Monday, October 5, 2009

Why Not Washington?

Firstly, congratulations to Rio de Janeiro, Brazil for winning the bid to host the Olympics in 2016. I'm already tingling at the thought of the opening ceremonies with the samba schools putting on a serious clinic! One wonders how many Carmen Miranda knock-offs and in how many gender-bending varieties will we see! Will there be a revival of the old Don Ameche musicals accompanied by a rush on CDs by everyone from Antonio Jobim and Gilberto Gil to Sergio Mendes?

It's all only just beginning but, while Chicago goes home crying "Mama eu Quero," what about Washington, D.C? Exactly why is it that the capital city of the United States of America has never hosted the Olympic Games? The Olympics have been held in 12 capital cities around the world and in some cases more than once. Six different cities in the United States have had the honor, with repeats for both Lake Placid and Los Angeles but not once for the American capital? What does a city have to have or build to win the games?

International exposure and appeal? Please. Infrastructure? The Metro could use two or three cross-town lines which would certainly happen if the Olympics came to town but otherwise it does a sufficient job of funneling commuters and tourists in and out of the city and to popular attractions and venues. Dulles Airport handles most of the heavy lifting with major airlines from Europe, Asia, Africa and the Middle East checking in so no issues here, either. Accommodations? Again, please. Now that 16,000 athletes, trainers and journalists have landed, eaten and been put up for the the night where will they compete?

Fed Ex Field, home of the Washington Redskins with nearly 94,000 seats, is the de facto site for the Opening and Closing Ceremonies. Venerable RFK has hosted DC United, the local soccer side for years, with the new Washington Nationals Stadium handling baseball and softball. Choose between the University of Maryland, Georgetown University, Catholic University and George Washington University for tennis, ping pong, track and field and swimming. And that doesn't count Orioles Park at Camden Yards, M&T Bank Stadium or Johns Hopkins University up the road in Baltimore or even Byrd Stadium or Navy-Marines Corps Memorial Stadium as available options, either. The only thing that seems to be missing is a velodrome.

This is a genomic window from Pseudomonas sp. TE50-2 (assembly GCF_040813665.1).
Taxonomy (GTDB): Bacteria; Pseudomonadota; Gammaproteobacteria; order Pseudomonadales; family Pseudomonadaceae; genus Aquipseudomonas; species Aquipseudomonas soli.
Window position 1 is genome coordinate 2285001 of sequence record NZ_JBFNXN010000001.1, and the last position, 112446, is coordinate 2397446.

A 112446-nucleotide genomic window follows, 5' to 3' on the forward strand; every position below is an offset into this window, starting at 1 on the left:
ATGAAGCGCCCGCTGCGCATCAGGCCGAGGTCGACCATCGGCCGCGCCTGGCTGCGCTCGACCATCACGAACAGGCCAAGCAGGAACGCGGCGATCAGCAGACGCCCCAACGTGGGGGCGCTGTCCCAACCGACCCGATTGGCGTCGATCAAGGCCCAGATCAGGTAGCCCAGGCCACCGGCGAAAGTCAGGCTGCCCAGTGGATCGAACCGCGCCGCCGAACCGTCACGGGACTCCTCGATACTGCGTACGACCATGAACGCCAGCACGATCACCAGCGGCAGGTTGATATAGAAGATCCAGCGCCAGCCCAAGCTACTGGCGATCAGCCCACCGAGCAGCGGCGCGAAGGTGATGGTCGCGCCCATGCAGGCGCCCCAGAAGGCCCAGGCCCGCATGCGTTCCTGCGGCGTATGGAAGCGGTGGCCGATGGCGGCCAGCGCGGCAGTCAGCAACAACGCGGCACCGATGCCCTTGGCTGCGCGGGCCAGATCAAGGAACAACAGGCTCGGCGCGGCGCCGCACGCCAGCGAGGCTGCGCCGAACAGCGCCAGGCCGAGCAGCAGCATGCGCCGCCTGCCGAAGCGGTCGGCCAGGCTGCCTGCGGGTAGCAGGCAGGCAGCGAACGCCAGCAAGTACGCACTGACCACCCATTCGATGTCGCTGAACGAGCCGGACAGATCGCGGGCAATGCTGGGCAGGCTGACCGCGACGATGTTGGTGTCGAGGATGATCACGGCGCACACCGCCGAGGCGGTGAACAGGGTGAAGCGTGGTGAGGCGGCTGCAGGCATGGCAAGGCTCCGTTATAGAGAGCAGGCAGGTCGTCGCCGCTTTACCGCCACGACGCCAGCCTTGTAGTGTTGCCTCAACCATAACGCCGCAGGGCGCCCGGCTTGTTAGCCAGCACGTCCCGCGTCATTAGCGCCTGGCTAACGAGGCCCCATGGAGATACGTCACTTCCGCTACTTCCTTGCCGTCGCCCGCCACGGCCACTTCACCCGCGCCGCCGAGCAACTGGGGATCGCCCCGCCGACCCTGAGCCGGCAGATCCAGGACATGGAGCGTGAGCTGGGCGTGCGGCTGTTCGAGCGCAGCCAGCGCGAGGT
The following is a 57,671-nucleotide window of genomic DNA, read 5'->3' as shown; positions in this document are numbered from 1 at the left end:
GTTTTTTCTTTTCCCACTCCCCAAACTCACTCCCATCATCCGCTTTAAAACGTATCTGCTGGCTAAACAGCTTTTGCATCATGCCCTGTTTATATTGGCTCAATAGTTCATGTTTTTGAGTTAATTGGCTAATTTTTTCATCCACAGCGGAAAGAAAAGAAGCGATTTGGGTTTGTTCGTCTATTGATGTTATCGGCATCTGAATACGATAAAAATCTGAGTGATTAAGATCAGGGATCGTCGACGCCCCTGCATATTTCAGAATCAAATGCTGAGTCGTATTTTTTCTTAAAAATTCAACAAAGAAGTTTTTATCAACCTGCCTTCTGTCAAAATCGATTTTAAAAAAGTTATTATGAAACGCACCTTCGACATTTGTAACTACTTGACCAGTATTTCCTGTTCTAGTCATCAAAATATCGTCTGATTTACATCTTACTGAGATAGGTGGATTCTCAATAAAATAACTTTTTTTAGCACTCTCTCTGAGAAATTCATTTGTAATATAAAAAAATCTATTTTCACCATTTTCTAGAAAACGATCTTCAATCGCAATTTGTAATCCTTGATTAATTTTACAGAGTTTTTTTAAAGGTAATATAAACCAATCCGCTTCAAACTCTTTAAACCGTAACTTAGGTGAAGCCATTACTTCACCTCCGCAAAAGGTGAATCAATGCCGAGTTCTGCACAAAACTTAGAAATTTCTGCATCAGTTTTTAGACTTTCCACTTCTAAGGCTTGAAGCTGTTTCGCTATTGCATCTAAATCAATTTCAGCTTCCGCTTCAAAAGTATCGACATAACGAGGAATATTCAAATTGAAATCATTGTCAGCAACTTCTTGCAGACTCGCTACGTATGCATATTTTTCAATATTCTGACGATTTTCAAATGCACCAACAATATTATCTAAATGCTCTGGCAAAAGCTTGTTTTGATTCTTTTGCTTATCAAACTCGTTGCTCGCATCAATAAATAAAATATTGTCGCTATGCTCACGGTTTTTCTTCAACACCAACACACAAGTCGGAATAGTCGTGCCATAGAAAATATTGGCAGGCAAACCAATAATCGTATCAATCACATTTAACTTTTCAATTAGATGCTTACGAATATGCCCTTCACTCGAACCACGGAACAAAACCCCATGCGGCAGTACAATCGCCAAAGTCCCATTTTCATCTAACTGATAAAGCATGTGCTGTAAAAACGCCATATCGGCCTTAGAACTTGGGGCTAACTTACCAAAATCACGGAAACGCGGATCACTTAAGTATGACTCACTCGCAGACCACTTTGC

Of any city in the United States if there is no history or culture in DC, well....

Virginia has been equestrian country ever since it was a crown colony. Pick a field and you'll find horses, a rifle range or a golf course. I can't imagine a more dramatic setting for rowing than under Mt. Vernon on the Potomac. There is also the Chesapeake Bay with either the Naval Academy as a setting or maybe Fort McHenry, still guarding the Inner Harbor up in Baltimore.

So why has "DC" never mounted a successful Olympic bid? The last time around, in 2002 when the city tried for the 2012 Games there was a unilateral war in the offing which, sour grapes claim, torpedoed the bid right from the beginning. London won the games for the fourth time over bids from other would-be repeat capitals Rome, Paris and Moscow in spite of siding with the Yanks who had picked a fight?

I was in Paris when the early bidding for the 2012 Games were being mounted. Some Parisians didn't want the games for a third time because of the utter chaos it would bring to the city.

"Paris is choked with tourists in the Summer anyway," they said. "Why bring the Games to make it even worse?" Maybe some of the locals in Washington/Baltimore, a metropolitan area of six million people, feel the same way, given the notorious traffic in the city and on the Beltway on any given Summer day.

Rio doesn't have a Beltway much less anything close to the interstate system feeding Washington. There are two - count them - t-w-o subway lines in Rio with 32 stations serving over 14 million! Yet withall in all the years of the modern Olympic Games they have never been held in South America. It couldn't have happened to a better city and it's about time.

Same goes for Washington, D.C. It's about time.

Gotta go!

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